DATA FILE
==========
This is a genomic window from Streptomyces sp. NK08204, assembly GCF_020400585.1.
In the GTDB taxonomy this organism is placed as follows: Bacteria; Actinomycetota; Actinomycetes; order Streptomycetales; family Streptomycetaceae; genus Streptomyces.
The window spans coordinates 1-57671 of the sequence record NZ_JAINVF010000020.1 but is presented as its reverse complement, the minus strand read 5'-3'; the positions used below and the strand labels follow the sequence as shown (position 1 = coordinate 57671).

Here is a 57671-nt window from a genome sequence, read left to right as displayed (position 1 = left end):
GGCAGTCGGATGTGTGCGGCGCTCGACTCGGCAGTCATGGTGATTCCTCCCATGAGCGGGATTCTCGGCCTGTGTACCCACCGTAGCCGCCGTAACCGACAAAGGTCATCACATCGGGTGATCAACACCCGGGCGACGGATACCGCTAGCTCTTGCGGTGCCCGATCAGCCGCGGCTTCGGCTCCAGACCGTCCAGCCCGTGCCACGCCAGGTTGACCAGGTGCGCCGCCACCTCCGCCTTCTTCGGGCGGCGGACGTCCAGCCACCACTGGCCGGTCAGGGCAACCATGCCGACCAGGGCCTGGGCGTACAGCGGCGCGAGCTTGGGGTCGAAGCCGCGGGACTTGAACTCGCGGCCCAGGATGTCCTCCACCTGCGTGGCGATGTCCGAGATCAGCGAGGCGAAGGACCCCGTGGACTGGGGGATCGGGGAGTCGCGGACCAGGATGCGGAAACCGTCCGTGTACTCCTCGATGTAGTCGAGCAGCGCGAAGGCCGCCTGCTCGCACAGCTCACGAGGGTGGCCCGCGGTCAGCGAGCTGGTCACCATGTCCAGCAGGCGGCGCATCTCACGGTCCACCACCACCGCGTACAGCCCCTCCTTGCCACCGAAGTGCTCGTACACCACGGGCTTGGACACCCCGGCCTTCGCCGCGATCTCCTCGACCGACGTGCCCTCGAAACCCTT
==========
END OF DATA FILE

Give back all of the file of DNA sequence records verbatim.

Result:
This is a genomic window from Streptomyces sp. NK08204, assembly GCF_020400585.1.
In the GTDB taxonomy this organism is placed as follows: Bacteria; Actinomycetota; Actinomycetes; order Streptomycetales; family Streptomycetaceae; genus Streptomyces.
The window spans coordinates 1-57671 of the sequence record NZ_JAINVF010000020.1 but is presented as its reverse complement, the minus strand read 5'-3'; the positions used below and the strand labels follow the sequence as shown (position 1 = coordinate 57671).

Here is a 57671-nt window from a genome sequence, read left to right as displayed (position 1 = left end):
GGCAGTCGGATGTGTGCGGCGCTCGACTCGGCAGTCATGGTGATTCCTCCCATGAGCGGGATTCTCGGCCTGTGTACCCACCGTAGCCGCCGTAACCGACAAAGGTCATCACATCGGGTGATCAACACCCGGGCGACGGATACCGCTAGCTCTTGCGGTGCCCGATCAGCCGCGGCTTCGGCTCCAGACCGTCCAGCCCGTGCCACGCCAGGTTGACCAGGTGCGCCGCCACCTCCGCCTTCTTCGGGCGGCGGACGTCCAGCCACCACTGGCCGGTCAGGGCAACCATGCCGACCAGGGCCTGGGCGTACAGCGGCGCGAGCTTGGGGTCGAAGCCGCGGGACTTGAACTCGCGGCCCAGGATGTCCTCCACCTGCGTGGCGATGTCCGAGATCAGCGAGGCGAAGGACCCCGTGGACTGGGGGATCGGGGAGTCGCGGACCAGGATGCGGAAACCGTCCGTGTACTCCTCGATGTAGTCGAGCAGCGCGAAGGCCGCCTGCTCGCACAGCTCACGAGGGTGGCCCGCGGTCAGCGAGCTGGTCACCATGTCCAGCAGGCGGCGCATCTCACGGTCCACCACCACCGCGTACAGCCCCTCCTTGCCACCGAAGTGCTCGTACACCACGGGCTTGGACACCCCGGCCTTCGCCGCGATCTCCTCGACCGACGTGCCCTCGAAACCCTT